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Don’t pay more in taxes than you have to. Take full advantage of all deductions and credits available.¬†Planning is the key to successfully and legally reducing your tax liability. The author,¬†Juanita Farmer, is the Managing Partner of J.D. Farmer & Associates, LLC, a public accounting firm, located in Germantown. Rely... Read more

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Earlier Filing Deadlines in 2017 for Forms W-2 and 1099

Starting in 2017 employers and small businesses face an earlier filing deadline of January 31 for Forms W-2. The new January 31 filing deadline also applies to certain Forms 1099-MISC reporting non-employee compensation such as payments to independent contractors. Also of note is that the IRS must also hold some refunds until February 15.

A new federal law, aimed at making it easier for the IRS to detect and prevent refund fraud, will accelerate the W-2 filing deadline for employers to January 31. For similar reasons, the new law also requires the IRS to hold refunds involving two key refundable tax credits until at least February 15 (also new). Here are details on each of these key dates.

New January 31 Deadline for Employers

The Protecting Americans from Tax Hikes (PATH) Act, enacted last December, includes a new requirement for employers. They are now required to file their copies of Form W-2 submitted to the Social Security Administration, by January 31, as well as Forms 1099-MISC.

In the past, employers typically had until the end of February (if filing on paper) or the end of March (if filing electronically) to submit their copies of these forms. In addition, there are changes in requesting an extension to file the Form W-2. Only one 30-day extension to file Form W-2 is available, and this extension is not automatic.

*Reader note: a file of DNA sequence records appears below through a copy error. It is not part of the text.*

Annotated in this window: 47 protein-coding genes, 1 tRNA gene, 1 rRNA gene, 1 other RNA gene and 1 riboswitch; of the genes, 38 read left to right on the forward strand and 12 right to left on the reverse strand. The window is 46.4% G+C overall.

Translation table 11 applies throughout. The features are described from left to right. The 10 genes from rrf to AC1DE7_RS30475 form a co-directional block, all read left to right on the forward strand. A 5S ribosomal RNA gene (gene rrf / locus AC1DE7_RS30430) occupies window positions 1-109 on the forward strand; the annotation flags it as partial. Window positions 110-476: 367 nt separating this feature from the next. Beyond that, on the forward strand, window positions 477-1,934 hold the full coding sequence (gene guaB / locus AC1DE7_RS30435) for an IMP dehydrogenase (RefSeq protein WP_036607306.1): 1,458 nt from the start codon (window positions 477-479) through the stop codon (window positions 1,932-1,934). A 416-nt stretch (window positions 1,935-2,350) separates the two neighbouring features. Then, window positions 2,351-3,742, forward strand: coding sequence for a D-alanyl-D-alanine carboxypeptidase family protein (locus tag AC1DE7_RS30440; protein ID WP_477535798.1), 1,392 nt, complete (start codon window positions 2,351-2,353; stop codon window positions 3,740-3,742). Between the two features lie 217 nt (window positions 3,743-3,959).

If an extension is necessary, a Form 8809 Application for Extension of Time to File Information Returns must be completed as soon as you know an extension is necessary, but by January 31. Please carefully review the instructions for Form 8809, and call the office if you need more information.

The new accelerated deadline will help the IRS improve its efforts to spot errors on returns filed by taxpayers. Having these W-2s and 1099s earlier will make it easier for the IRS to verify the legitimacy of tax returns and properly issue refunds to taxpayers eligible to receive them. In many instances, this will enable the IRS to release tax refunds more quickly than in the past.

The January 31 deadline has long applied to employers furnishing copies of these forms to their employees and that date remains unchanged.

Some Refunds Delayed Until at Least February 15

Due to the PATH Act change, some people will be getting their refunds later than they have in the past. The new law requires the IRS to hold the refund for any tax return claiming either the Earned Income Tax Credit (EITC) or Additional Child Tax Credit (ACTC) until February 15.

Furthermore, by law, the IRS must hold the entire refund, not just the portion related to the EITC or ACTC.

Even with this change, taxpayers should file their returns as they normally do. Whether they are claiming the EITC or ACTC or not, taxpayers should not count on getting a refund by a certain date, especially when making major purchases or paying other financial obligations. Typically, the IRS issues more than nine out ten refunds in less than 21 days; however, some returns may be held for further review.

Please call if you have any questions about the earlier filing deadlines for Forms W-2 or 1099.

Juanita Farmer, CPA

About Juanita Farmer, CPA

Juanita Farmer. CPA is the Managing Partner of J.D. Farmer & Associates, LLC, a Public accounting firm, located in Germantown, Maryland. Ms Farmer has been practicing in the field of accounting and tax for over 27 years.

Comments

One Response to “Earlier Filing Deadlines in 2017 for Forms W-2 and 1099”

  1. On March 31, 2017 at 12:37 pm responded with... #

    Many people this year are voicing their complaints about this new change with the PATH Act and the fact that they are having to wait to receive their tax refunds. As always, we must remind our clients to be prepared with enough savings and not depend on the tax return as a form of income.




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